Sandy, as my Polish Dziadek used to say, "Sto lat!" ("100 Years!" to be accompanied by a toast of Zubrowka or Slivovitz) Although Dzia-dzia only reached his nineties, I am fully confident that with liberal application of the appropriate Polish remedies, augmented with all the good wishes of your friends and fellow Catters, that you will celebrate many, many more b'days to come!
For the uninitiated, Slivovitz has been described thusly: "Slivovitz" when literally translated into "Plum Brandy" may lend a refined connotation and allow you think of a fruity aperitif. The national moonshine of most Eastern European countries, this clear deadly liquor is always served in petite glasses. Nowadays, slivovitz comes in a round bottle shaped like a thick coin or like a large perfume decanter; some say because it is reminiscent of the shape of a plum, some say because even a bottle can't stand up straight if slivovitz is inside.
and Zubrowka thusly: Zubrowka, the infamous Polish vodka, was banned in the U.S. by the Bureau of Tobacco, Alcohol and Firearms in1978 for having the essence of bison grass in its makeup. Any product containing the extract of bison grass was banned because the BATF determined that a chemical in the extract was the source of a drug that thinned the blood. The grass reportedly came from the pastures where bison grazed. Bison grass has been reputed to enhance sexual prowess, has customarily been utilized as a flavoring agent in tobacco, candy and soft drinks and has been viewed as having medicinal attributes.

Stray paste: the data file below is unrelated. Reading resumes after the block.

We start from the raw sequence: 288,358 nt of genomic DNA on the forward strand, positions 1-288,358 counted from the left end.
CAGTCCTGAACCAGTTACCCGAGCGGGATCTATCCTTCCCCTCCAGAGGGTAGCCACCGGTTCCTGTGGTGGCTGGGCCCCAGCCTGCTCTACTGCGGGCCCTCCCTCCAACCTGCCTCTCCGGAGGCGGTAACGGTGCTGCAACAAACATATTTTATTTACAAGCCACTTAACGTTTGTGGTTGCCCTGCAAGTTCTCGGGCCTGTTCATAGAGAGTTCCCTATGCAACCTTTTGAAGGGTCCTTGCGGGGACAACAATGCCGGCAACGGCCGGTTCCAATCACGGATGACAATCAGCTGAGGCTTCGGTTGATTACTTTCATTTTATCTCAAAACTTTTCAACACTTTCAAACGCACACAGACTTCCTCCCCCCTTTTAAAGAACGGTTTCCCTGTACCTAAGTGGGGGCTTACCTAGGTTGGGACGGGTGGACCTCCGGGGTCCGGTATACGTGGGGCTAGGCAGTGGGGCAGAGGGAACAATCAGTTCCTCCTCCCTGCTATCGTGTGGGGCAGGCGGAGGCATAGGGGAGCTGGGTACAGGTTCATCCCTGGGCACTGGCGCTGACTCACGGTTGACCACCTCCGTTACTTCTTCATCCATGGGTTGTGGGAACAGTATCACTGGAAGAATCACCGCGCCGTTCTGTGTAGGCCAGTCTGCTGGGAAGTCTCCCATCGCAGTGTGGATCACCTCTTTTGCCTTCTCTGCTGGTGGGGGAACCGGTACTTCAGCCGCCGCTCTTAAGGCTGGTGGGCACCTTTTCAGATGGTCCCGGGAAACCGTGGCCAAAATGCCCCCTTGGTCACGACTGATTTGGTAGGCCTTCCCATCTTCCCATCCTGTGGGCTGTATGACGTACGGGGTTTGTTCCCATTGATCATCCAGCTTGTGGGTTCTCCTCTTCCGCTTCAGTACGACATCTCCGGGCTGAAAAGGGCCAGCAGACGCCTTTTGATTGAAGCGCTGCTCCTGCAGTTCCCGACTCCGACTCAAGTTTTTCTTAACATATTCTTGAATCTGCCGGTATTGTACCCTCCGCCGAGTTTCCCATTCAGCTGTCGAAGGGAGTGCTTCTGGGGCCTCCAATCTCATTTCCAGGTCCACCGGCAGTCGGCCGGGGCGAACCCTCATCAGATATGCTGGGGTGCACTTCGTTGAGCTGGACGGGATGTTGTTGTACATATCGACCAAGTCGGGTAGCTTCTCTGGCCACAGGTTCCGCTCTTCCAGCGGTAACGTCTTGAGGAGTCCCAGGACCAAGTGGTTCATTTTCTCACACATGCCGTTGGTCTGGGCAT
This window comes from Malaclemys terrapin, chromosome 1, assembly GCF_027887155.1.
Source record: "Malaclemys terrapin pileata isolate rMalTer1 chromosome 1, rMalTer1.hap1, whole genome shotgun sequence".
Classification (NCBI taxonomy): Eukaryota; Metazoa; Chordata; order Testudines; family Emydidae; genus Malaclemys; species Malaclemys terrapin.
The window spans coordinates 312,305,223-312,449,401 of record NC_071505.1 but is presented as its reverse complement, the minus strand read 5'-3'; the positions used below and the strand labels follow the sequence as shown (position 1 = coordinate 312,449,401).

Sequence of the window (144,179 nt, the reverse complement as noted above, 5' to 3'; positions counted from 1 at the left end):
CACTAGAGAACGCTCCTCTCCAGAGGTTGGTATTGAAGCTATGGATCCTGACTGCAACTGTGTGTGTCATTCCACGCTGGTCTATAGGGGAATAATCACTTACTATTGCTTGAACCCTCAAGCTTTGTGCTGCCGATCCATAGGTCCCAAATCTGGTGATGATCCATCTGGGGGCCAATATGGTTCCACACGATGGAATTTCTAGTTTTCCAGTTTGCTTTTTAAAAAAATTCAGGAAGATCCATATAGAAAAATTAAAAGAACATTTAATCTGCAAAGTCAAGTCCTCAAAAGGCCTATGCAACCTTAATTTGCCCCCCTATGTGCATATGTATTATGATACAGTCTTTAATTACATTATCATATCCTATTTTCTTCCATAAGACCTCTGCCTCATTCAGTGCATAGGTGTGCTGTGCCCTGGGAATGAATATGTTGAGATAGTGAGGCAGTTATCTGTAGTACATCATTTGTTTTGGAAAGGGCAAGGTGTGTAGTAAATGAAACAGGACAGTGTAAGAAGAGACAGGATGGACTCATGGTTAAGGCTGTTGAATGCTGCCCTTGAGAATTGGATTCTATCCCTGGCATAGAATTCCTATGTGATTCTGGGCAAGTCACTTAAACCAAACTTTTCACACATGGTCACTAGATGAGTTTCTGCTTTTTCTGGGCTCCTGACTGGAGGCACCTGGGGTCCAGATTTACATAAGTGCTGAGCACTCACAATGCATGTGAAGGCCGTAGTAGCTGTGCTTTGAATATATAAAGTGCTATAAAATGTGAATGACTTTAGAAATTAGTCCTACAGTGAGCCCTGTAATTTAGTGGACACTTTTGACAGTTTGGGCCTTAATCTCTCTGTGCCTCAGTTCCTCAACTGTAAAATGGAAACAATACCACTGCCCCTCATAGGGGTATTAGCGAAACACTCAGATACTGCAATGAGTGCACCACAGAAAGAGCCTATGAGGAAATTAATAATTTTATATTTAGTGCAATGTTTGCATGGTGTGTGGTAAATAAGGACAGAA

Seemed to work for my grandpa!